During the past decade progress has been made from a public health perspective in advancing tobacco taxation policies in the World Health Organization’s Region of the Americas, and there are important lessons to be learned from this experience. This report aims to systematize and distill the key lessons learned, both by documenting progress and paving the way toward a comprehensive approach to taxing other health-harming products, particularly those considered to be drivers of the noncommunicable disease epidemic, such as alcohol and sugar-sweetened beverages. A thorough review of publications and institutional documents was undertaken and discussions were held with experts about the experiences of the past decade. Broadly, the lessons can be characterized according to the main mechanisms that have fostered progress. These are the robust, consistent and standardized monitoring of tobacco taxes that has enabled comparisons between countries and across time; the setting of tax policy within a framework of multisectoral policy coherence; and the development of guidelines and the generation of independent evidence to support tobacco taxes and tackle harmful industry interference. Currently, progress in these areas is lagging for taxes on alcohol and sugar-sweetened beverages. Applying the lessons learned from the extensive experience with tobacco taxation can help advance progress in taxes on alcohol and sugar-sweetened beverages and capture the potential synergies to be gained from building a comprehensive approach. Although more work is needed in developing and implementing taxation policies across all three products, the findings from this report can assist in strengthening their public health objectives to tackle noncommunicable diseases and improve population health.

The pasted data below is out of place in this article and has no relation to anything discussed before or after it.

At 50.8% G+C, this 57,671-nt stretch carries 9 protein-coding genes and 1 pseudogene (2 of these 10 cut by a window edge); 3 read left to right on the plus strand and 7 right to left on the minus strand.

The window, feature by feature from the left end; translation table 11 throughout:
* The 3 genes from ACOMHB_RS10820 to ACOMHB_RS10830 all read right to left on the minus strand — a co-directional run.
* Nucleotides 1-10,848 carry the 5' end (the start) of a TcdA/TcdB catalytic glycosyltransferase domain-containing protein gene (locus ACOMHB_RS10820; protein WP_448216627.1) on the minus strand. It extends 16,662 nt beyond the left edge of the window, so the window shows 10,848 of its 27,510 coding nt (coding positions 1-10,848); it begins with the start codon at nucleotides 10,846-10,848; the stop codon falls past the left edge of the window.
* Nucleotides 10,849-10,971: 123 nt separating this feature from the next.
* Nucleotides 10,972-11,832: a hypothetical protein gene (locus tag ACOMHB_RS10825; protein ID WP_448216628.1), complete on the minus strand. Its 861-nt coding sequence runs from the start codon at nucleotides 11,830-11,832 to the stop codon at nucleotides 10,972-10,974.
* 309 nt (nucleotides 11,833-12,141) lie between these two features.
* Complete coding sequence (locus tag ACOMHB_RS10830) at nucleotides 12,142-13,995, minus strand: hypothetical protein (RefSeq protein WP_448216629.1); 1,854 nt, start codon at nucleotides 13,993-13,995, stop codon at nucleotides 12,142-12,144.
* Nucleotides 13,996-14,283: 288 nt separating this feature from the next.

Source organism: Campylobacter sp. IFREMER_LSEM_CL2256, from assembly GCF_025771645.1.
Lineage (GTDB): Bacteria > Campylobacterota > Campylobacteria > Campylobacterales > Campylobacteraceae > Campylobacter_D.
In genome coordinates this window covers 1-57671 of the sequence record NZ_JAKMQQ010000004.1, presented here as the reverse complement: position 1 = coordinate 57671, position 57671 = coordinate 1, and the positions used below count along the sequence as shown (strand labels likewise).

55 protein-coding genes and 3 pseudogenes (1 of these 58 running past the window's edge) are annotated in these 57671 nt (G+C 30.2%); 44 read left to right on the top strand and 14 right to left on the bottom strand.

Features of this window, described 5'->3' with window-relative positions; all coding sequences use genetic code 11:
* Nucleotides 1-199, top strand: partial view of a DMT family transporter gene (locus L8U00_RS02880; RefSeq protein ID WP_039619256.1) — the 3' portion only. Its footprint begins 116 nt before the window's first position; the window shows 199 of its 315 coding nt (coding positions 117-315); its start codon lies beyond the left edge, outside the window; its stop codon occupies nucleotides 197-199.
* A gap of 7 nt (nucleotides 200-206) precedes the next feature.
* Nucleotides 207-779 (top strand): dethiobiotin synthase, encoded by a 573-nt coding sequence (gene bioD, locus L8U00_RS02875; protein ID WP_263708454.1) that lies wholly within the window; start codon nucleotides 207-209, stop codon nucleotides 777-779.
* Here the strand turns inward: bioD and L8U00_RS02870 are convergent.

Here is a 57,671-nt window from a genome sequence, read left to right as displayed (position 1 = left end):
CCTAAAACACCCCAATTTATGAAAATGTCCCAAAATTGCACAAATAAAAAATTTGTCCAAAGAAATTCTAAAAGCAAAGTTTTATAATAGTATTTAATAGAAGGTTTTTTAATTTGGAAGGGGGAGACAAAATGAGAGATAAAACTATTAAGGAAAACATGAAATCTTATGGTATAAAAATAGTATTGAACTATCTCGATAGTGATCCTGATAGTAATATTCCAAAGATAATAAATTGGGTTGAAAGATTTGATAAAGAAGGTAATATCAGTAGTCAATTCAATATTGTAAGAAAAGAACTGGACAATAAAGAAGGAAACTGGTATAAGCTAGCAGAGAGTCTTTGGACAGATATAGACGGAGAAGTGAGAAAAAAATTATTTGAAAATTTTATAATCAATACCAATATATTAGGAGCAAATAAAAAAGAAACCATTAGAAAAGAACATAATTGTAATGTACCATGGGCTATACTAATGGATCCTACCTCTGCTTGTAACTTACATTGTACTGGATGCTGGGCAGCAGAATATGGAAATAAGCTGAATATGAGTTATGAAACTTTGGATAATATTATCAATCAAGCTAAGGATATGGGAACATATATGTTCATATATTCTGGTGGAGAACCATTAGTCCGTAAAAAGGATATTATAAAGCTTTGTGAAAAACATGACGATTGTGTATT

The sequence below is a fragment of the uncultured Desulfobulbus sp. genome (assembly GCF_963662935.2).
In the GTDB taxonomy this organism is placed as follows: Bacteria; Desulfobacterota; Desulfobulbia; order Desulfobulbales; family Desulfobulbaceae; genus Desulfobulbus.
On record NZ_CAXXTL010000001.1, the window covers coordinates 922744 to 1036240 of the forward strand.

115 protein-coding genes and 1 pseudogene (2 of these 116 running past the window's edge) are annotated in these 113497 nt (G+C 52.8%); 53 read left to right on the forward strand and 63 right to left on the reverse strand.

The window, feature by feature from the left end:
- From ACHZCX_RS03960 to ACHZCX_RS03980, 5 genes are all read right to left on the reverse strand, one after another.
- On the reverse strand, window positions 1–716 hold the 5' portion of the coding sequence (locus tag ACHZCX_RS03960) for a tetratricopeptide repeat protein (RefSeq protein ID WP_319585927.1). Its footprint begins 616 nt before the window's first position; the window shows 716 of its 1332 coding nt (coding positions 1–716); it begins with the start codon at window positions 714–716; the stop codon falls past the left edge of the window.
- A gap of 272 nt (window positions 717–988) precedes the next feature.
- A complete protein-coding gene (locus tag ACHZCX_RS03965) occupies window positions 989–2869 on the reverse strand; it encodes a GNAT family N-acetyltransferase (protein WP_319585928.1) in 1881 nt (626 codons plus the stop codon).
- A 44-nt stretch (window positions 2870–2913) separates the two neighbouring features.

Sandoval et al.